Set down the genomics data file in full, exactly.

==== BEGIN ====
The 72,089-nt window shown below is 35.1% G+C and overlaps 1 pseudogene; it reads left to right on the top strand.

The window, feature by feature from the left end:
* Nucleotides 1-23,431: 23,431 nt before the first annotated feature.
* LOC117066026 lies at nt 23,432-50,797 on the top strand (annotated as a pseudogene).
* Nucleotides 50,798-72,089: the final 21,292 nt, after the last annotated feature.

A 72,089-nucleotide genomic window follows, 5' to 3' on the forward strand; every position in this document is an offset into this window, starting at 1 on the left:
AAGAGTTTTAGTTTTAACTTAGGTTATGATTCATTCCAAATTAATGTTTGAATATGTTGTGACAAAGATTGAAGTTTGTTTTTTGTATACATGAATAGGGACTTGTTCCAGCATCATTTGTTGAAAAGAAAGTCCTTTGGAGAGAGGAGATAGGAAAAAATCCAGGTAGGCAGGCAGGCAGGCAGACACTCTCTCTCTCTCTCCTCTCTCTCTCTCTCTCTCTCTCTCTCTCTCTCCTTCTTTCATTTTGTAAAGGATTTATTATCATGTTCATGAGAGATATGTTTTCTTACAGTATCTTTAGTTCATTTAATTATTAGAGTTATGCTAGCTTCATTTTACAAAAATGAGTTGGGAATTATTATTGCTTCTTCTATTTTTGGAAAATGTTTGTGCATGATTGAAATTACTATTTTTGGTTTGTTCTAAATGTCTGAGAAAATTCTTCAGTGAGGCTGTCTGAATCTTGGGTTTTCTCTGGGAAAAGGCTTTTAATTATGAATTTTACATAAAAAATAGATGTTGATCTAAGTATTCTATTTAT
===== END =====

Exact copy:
The 72,089-nt window shown below is 35.1% G+C and overlaps 1 pseudogene; it reads left to right on the top strand.

The window, feature by feature from the left end:
* Nucleotides 1-23,431: 23,431 nt before the first annotated feature.
* LOC117066026 lies at nt 23,432-50,797 on the top strand (annotated as a pseudogene).
* Nucleotides 50,798-72,089: the final 21,292 nt, after the last annotated feature.

A 72,089-nucleotide genomic window follows, 5' to 3' on the forward strand; every position in this document is an offset into this window, starting at 1 on the left:
AAGAGTTTTAGTTTTAACTTAGGTTATGATTCATTCCAAATTAATGTTTGAATATGTTGTGACAAAGATTGAAGTTTGTTTTTTGTATACATGAATAGGGACTTGTTCCAGCATCATTTGTTGAAAAGAAAGTCCTTTGGAGAGAGGAGATAGGAAAAAATCCAGGTAGGCAGGCAGGCAGGCAGACACTCTCTCTCTCTCTCCTCTCTCTCTCTCTCTCTCTCTCTCTCTCTCTCCTTCTTTCATTTTGTAAAGGATTTATTATCATGTTCATGAGAGATATGTTTTCTTACAGTATCTTTAGTTCATTTAATTATTAGAGTTATGCTAGCTTCATTTTACAAAAATGAGTTGGGAATTATTATTGCTTCTTCTATTTTTGGAAAATGTTTGTGCATGATTGAAATTACTATTTTTGGTTTGTTCTAAATGTCTGAGAAAATTCTTCAGTGAGGCTGTCTGAATCTTGGGTTTTCTCTGGGAAAAGGCTTTTAATTATGAATTTTACATAAAAAATAGATGTTGATCTAAGTATTCTATTTAT